However, the system Taneja describes offers potential challenges as well as benefits. "Greater flexibility and finer-grained planning potentially brings more variability to the planned schedule, which in turn requires systems and processes in our day-to-day operation that match the sophistication of the planning systems and processes. Those too are still evolving," says Wise.

"Greater flexibility and finer planning potentially brings more variability to the planned schedule"
Theresa Wise - Chief information officer, Delta Air Lines

"To integrate the local problems in to one global problemthat resonates deeply with me as a planner," says John Jamotta, senior director of integrated planning at Southwest Airlines. He points out that the idea is not brand new, but people are wrestling with how to accomplish it. Current solutions are, in Jamotta's view, "sub-optimal", with airlines coming up with a fundamental solution to one local problem first - for Southwest it is the airline schedule - and all the other departments solve their problems against this benchmark, but they are not fully informed on issues such as cost. In addition, airlines are also stumbling to keep up with the pace of change in their businesses.

"There are two fundamental problems: you are not solving the global problem, so you are sub-optimal at the get-go. The second piece is the velocity of the business is so quick, you want to react ideally on a daily basis," says Jamotta.

These difficulties are compounded by the overall lack of integration within the typical airline organisation or, as Taneja describes it, airlines are misaligned. "There is no connection between brand strategy and external people like passengers and distribution, let alone internal people who are all working in silos," he observes. And the result is a lack of flexibility, which has a negative impact on both passengers and airline profits alike.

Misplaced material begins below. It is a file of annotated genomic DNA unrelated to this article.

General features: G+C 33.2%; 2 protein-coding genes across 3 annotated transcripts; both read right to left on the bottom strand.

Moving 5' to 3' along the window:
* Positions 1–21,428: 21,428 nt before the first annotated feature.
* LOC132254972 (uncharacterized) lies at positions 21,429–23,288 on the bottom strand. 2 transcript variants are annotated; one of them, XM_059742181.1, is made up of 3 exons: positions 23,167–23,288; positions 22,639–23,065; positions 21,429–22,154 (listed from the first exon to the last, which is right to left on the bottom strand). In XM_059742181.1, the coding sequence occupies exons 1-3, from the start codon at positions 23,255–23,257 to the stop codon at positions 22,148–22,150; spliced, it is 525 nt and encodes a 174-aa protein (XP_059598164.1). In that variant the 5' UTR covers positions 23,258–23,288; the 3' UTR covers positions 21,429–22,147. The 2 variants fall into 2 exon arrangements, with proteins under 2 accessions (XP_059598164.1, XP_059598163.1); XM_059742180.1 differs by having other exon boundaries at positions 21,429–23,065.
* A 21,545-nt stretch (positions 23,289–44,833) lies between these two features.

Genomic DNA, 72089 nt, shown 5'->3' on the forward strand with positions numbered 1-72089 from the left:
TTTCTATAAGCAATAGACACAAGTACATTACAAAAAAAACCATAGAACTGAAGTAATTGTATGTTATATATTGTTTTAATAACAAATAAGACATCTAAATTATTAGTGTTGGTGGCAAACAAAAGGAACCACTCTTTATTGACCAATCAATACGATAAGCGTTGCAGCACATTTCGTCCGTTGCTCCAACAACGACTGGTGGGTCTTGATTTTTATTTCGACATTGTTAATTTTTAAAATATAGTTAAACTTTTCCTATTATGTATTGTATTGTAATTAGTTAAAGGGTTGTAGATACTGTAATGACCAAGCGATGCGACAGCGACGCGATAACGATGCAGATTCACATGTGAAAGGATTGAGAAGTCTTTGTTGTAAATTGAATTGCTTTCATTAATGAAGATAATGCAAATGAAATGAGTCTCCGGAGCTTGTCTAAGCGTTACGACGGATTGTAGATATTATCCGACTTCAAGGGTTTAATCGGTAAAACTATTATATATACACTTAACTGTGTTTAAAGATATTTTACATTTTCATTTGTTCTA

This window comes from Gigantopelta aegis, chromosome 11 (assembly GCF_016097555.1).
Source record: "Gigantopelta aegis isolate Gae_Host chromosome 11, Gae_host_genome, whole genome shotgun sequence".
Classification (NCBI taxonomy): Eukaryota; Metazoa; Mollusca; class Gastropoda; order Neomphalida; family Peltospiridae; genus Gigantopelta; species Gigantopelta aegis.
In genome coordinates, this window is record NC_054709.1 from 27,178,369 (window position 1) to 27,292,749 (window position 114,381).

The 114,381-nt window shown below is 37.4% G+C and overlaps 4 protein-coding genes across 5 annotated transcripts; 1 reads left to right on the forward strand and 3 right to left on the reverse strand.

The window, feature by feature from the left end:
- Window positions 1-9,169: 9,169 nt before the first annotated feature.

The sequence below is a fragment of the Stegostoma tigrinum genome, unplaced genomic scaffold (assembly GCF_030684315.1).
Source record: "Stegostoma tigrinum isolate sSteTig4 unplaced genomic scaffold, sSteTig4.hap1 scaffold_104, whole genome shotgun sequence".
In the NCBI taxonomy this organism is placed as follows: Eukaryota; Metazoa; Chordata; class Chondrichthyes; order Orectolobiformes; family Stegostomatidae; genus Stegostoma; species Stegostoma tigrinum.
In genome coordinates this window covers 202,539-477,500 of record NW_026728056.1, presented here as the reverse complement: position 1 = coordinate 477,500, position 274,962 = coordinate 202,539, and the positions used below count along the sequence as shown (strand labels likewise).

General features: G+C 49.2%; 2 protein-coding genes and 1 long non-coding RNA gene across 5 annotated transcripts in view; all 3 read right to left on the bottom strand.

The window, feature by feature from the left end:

Economic and competitive pressures are demanding that airlines become more flexible and responsive in their product offering and more accurate in predicting demand. "If you are going to segment the market you have got to be able to segment the supply. If you segment the supply you need better planning," says Richard Clarke, director of Travel ­Technology Research. He believes that greater computing and mathematical capabilities suggest there will be a breakthrough in airline planning and this is vital.

So is anyone getting close to realising Taneja's vision? "A smart planning system that integrates all relevant commercial and operational aspects and solves a single holistic planning problem would still exceed the computing power available today," believes Gall at Lufthansa Systems. "However, certain related planning processes like fleet assignment and crew pairing construction can be tackled with current computer systems. As the computing power grows, it is increasingly a question of combining the different systems into a homogenous platform."

Already a couple of vendors have announced systems offering much greater levels of integration in the planning process.In the USA, Airline Intelligence Systems has developed jetEngineO/S , a business platform that enables the integration of planning, revenue management, operations and reservations functions in real-time, promising to drastically reduce the planning process.

Chief executive Stephen Johnson says: "When an airline plans routes, fleets, crew, maintenance - that process which all airlines do on a grand scale a couple of times a year -they are planning six months in advance and it's a three month process and long and arduous. We are able to do it in minutes." He adds that a handful of carriers are keenly interested in the system, which can be set up to run in parallel with an airline's existing systems. He says it works for all airline models and AI Systems only starts charging when the airline sees a benefit. "It replaces so much effort. It is a standalone system and runs on a small footprint, on a rack of servers as opposed to hundreds of servers in different cities."

Aeromexico signed up as the first jetEngineO/S customer in 2007 and as well as expecting its system to be deployed in the first half of 2009, Johnson is promising a separate "game changing" announcement in the first half on new customers and product evolution. Operationally, Johnson forecasts his solution will enable a tremendous streamlining of individual airline businesses as well as impacting on the industry overall. "It will change which airlines come and go, how airlines merge. I think right down to the micro level of changing seating and configuring cabin classes, up to how airlines interact with each other and who's going to stay and not going to stay."